Strasbourg's Grande-Île, an exceptional architectural heritage
The Grande-Île of Strasbourg is an urban ensemble characteristic of central Europe, offering a fascinating blend of French and German influences and reflecting the political and religious changes that have taken place in the city since mediaeval times.
Surrounded by the River Ill and the canal du Faux Rempart, Grande-Île is the historic centre of the Alsatian capital. A historically thriving hub for trade and the exchange of ideas, its development was driven by its extensive waterway network and its importance as a fortified city standing along the border of the Kingdom of France and the Germanic Holy Roman Empire.
The city was built on the site of the Roman Castrum of Argentorate, which, along with the successive extensions of the city walls, left their mark on the original mediaeval layout of Grande-Île.
Within what is a fairly small area, Grande-Île contains a remarkable monumental ensemble. The Cathedral, along with the Oeuvre Notre Dame and the Palais Rohan and 4 old churches of St Thomas, St Pierre-le-Vieux, St Pierre-le Jeune and St Etienne, are more than just isolated monuments, they fit coherently into an old quarter that accurately reflects the way the mediaeval city operated and shows the evolution of Strasbourg from the 15th to 18th centuries.
Renaissance town mansions and public buildings (Neue Bau 1585, now the Chamber of Commerce - Grande Boucherie 1588, now the Historical Museum- Maison Kammerzell 1467-1589), stand alongside monumental 18th-century buildings (Hôtel Hanau-Lichtenberg 1735, the current town Hall - palais Rohan 1742 - Aubette 1778), that bear witness to French "good taste"..
The only major change to the original urban layout came with the Grande Percée, which linked the new railway station to the Neudorf suburb in the first half of the 20th century. Designed to remove the more insalubrious parts of the town, this operation is a fine example of the modernisation of an old city centre, with the construction of department stores, hotels and housing.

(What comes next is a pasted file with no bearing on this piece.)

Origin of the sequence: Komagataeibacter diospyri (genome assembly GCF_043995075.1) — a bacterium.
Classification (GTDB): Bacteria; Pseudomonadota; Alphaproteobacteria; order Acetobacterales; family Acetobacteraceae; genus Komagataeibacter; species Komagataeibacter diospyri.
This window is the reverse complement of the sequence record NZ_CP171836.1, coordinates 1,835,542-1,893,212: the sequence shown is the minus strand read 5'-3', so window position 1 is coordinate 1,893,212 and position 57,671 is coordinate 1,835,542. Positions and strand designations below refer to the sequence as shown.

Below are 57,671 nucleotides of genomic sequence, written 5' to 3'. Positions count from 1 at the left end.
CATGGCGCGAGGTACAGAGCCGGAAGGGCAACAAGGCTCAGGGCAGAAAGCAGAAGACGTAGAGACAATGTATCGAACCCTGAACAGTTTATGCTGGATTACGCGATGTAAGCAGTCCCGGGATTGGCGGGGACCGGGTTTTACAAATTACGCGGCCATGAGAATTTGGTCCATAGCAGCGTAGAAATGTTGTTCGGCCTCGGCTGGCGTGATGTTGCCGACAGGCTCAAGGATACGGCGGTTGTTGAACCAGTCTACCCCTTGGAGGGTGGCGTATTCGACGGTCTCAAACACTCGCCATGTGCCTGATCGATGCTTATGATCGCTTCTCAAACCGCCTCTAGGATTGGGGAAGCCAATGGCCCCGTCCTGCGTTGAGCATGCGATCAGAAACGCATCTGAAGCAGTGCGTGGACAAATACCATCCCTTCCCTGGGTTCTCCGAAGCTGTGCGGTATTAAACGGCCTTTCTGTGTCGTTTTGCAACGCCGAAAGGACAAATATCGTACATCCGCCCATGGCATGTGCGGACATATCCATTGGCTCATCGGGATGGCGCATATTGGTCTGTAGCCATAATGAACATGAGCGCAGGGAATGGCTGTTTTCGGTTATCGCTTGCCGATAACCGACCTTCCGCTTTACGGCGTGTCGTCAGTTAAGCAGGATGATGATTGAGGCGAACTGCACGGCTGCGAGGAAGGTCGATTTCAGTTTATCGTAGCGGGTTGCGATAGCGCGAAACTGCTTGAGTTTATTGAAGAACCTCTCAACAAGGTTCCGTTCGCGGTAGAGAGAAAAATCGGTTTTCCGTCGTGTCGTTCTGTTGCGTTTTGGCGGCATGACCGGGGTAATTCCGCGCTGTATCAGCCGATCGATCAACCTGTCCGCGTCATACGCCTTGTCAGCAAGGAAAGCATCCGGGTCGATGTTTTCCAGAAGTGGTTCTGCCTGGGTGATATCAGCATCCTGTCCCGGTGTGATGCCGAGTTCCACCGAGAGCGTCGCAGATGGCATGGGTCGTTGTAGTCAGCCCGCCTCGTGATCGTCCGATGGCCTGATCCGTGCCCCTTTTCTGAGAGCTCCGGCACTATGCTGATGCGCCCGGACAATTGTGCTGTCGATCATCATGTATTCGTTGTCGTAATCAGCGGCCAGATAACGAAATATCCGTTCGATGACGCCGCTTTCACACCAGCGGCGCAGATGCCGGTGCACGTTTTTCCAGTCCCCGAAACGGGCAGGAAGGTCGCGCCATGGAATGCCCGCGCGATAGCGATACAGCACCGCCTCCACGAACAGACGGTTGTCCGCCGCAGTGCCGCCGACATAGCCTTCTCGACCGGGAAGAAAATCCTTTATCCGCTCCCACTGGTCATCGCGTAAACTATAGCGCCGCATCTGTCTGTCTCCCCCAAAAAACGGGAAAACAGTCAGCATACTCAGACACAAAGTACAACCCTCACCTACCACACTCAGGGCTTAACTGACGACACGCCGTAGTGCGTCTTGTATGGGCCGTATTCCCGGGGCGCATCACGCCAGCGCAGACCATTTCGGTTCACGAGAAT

Inclusion on the Unesco World Heritage List
The world Heritage list contains cultural and natural sites considered to be of outstanding universal value. The list currently features 37 French sites, including place Stanislas in Nancy and the saltworks of Arc-et-Senans, both in eastern France.
Grande-Île was selected by the World Heritage Committee on the basis of criteria 1, 2 and 4:
- Criterion 1: to represent a masterpiece of human creative genius; the Cathedral is a unique artistic achievement
- Criterion 2: to exhibit an important interchange of human values, over a span of time or within a given cultural area, and developments in architectural technology, monumental arts, town planning or landscape design; the Cathedral was a vector of Gothic art in Europe
- Criterion 4: to be an outstanding example of a type of building, architectural or technological ensemble or landscape which illustrates (a) significant stage(s) in human history; Grande-île is an urban ensemble characteristic of central Europe and a unique ensemble of domestic architecture in the Rhine Valley.
To learn more, go to the website of the Unesco world Heritage